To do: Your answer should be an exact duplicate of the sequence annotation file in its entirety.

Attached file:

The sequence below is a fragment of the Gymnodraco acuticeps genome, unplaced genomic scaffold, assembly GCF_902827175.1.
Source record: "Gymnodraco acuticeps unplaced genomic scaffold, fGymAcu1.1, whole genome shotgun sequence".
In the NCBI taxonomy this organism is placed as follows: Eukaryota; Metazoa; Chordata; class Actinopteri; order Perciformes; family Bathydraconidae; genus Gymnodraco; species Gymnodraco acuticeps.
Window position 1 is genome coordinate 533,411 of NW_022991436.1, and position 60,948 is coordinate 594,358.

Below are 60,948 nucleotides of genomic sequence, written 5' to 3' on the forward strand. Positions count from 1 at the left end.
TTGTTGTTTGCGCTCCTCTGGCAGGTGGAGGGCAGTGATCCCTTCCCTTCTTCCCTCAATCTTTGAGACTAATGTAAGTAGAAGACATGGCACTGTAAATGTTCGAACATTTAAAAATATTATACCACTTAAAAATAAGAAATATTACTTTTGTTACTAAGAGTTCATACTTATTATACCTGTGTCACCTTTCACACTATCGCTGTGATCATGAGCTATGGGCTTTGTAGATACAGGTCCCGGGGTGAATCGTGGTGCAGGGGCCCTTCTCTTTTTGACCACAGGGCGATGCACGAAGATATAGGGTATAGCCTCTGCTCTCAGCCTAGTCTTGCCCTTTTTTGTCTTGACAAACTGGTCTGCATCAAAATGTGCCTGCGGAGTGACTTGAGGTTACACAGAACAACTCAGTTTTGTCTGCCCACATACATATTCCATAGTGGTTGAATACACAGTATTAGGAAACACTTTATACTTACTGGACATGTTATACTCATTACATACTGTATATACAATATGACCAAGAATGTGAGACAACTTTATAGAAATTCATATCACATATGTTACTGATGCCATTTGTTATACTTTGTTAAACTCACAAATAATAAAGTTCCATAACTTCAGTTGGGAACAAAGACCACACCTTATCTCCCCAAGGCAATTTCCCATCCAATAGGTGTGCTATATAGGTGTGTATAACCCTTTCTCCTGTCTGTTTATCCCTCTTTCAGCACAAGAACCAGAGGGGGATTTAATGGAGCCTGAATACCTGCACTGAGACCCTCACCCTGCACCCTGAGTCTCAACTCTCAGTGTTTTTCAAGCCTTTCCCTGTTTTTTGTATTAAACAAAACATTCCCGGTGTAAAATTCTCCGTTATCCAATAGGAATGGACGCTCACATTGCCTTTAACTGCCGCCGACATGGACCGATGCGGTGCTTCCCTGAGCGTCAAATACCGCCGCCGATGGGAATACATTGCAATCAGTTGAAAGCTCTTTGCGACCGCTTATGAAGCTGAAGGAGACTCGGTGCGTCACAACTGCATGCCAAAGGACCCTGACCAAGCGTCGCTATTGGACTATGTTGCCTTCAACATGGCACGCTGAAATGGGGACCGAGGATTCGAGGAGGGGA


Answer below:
The sequence below is a fragment of the Gymnodraco acuticeps genome, unplaced genomic scaffold, assembly GCF_902827175.1.
Source record: "Gymnodraco acuticeps unplaced genomic scaffold, fGymAcu1.1, whole genome shotgun sequence".
In the NCBI taxonomy this organism is placed as follows: Eukaryota; Metazoa; Chordata; class Actinopteri; order Perciformes; family Bathydraconidae; genus Gymnodraco; species Gymnodraco acuticeps.
Window position 1 is genome coordinate 533,411 of NW_022991436.1, and position 60,948 is coordinate 594,358.

Below are 60,948 nucleotides of genomic sequence, written 5' to 3' on the forward strand. Positions count from 1 at the left end.
TTGTTGTTTGCGCTCCTCTGGCAGGTGGAGGGCAGTGATCCCTTCCCTTCTTCCCTCAATCTTTGAGACTAATGTAAGTAGAAGACATGGCACTGTAAATGTTCGAACATTTAAAAATATTATACCACTTAAAAATAAGAAATATTACTTTTGTTACTAAGAGTTCATACTTATTATACCTGTGTCACCTTTCACACTATCGCTGTGATCATGAGCTATGGGCTTTGTAGATACAGGTCCCGGGGTGAATCGTGGTGCAGGGGCCCTTCTCTTTTTGACCACAGGGCGATGCACGAAGATATAGGGTATAGCCTCTGCTCTCAGCCTAGTCTTGCCCTTTTTTGTCTTGACAAACTGGTCTGCATCAAAATGTGCCTGCGGAGTGACTTGAGGTTACACAGAACAACTCAGTTTTGTCTGCCCACATACATATTCCATAGTGGTTGAATACACAGTATTAGGAAACACTTTATACTTACTGGACATGTTATACTCATTACATACTGTATATACAATATGACCAAGAATGTGAGACAACTTTATAGAAATTCATATCACATATGTTACTGATGCCATTTGTTATACTTTGTTAAACTCACAAATAATAAAGTTCCATAACTTCAGTTGGGAACAAAGACCACACCTTATCTCCCCAAGGCAATTTCCCATCCAATAGGTGTGCTATATAGGTGTGTATAACCCTTTCTCCTGTCTGTTTATCCCTCTTTCAGCACAAGAACCAGAGGGGGATTTAATGGAGCCTGAATACCTGCACTGAGACCCTCACCCTGCACCCTGAGTCTCAACTCTCAGTGTTTTTCAAGCCTTTCCCTGTTTTTTGTATTAAACAAAACATTCCCGGTGTAAAATTCTCCGTTATCCAATAGGAATGGACGCTCACATTGCCTTTAACTGCCGCCGACATGGACCGATGCGGTGCTTCCCTGAGCGTCAAATACCGCCGCCGATGGGAATACATTGCAATCAGTTGAAAGCTCTTTGCGACCGCTTATGAAGCTGAAGGAGACTCGGTGCGTCACAACTGCATGCCAAAGGACCCTGACCAAGCGTCGCTATTGGACTATGTTGCCTTCAACATGGCACGCTGAAATGGGGACCGAGGATTCGAGGAGGGGA